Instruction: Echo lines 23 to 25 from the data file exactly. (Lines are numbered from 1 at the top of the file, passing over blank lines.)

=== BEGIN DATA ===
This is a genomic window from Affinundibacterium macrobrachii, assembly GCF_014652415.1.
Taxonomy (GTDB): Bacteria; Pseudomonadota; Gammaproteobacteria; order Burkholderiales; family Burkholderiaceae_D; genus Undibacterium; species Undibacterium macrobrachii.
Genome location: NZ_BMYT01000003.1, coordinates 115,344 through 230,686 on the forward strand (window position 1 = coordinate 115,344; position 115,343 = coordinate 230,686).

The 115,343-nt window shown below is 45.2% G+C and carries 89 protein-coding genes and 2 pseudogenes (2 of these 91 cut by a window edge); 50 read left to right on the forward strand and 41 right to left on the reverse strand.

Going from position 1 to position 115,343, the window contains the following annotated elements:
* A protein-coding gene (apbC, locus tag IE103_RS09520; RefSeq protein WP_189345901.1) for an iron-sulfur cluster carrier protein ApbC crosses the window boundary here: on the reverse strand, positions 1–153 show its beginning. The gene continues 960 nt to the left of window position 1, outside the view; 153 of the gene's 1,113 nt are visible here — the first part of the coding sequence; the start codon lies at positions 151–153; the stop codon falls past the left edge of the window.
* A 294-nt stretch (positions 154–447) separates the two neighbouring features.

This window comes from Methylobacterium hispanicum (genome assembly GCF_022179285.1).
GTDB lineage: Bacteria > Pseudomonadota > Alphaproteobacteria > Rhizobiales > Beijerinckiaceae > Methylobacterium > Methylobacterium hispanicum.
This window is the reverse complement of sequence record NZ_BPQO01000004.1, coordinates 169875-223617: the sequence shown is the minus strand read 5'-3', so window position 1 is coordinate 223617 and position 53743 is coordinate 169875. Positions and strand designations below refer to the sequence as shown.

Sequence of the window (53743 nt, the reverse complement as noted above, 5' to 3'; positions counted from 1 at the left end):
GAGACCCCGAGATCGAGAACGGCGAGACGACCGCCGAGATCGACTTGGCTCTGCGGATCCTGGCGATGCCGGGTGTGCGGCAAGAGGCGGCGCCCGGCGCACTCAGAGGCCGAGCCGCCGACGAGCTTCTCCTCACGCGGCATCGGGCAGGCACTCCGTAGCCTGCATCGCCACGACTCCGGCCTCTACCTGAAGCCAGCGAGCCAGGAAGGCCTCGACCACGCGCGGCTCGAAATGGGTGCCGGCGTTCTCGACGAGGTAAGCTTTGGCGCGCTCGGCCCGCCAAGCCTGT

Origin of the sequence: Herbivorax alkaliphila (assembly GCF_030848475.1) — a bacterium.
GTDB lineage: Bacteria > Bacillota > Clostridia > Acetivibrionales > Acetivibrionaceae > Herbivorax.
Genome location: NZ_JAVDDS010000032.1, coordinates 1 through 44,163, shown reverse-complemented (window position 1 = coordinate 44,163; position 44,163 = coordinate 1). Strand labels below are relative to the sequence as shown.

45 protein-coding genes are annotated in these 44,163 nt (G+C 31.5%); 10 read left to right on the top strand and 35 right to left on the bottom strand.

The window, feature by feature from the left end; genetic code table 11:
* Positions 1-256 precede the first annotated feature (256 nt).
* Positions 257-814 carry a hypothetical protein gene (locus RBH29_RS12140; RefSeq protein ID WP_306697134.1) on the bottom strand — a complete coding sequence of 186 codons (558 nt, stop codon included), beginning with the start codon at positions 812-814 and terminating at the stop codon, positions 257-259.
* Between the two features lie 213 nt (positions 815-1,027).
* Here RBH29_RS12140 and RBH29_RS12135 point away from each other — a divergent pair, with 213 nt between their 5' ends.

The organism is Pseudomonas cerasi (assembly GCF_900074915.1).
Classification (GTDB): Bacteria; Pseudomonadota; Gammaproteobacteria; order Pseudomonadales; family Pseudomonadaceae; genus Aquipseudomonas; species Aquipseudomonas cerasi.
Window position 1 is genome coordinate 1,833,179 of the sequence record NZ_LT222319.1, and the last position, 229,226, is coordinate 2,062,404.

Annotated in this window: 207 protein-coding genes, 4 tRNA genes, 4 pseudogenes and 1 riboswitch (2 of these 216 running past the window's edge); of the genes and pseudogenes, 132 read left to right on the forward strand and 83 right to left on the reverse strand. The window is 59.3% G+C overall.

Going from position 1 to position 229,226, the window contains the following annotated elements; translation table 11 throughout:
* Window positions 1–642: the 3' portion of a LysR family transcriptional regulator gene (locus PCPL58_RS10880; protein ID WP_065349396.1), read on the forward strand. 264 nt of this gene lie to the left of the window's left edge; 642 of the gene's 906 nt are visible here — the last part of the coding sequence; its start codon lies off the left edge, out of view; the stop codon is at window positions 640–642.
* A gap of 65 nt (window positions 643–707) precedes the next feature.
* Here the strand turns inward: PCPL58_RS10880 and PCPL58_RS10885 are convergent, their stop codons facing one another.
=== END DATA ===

Classification (GTDB): Bacteria; Pseudomonadota; Gammaproteobacteria; order Pseudomonadales; family Pseudomonadaceae; genus Aquipseudomonas; species Aquipseudomonas cerasi.
Window position 1 is genome coordinate 1,833,179 of the sequence record NZ_LT222319.1, and the last position, 229,226, is coordinate 2,062,404.

Annotated in this window: 207 protein-coding genes, 4 tRNA genes, 4 pseudogenes and 1 riboswitch (2 of these 216 running past the window's edge); of the genes and pseudogenes, 132 read left to right on the forward strand and 83 right to left on the reverse strand. The window is 59.3% G+C overall.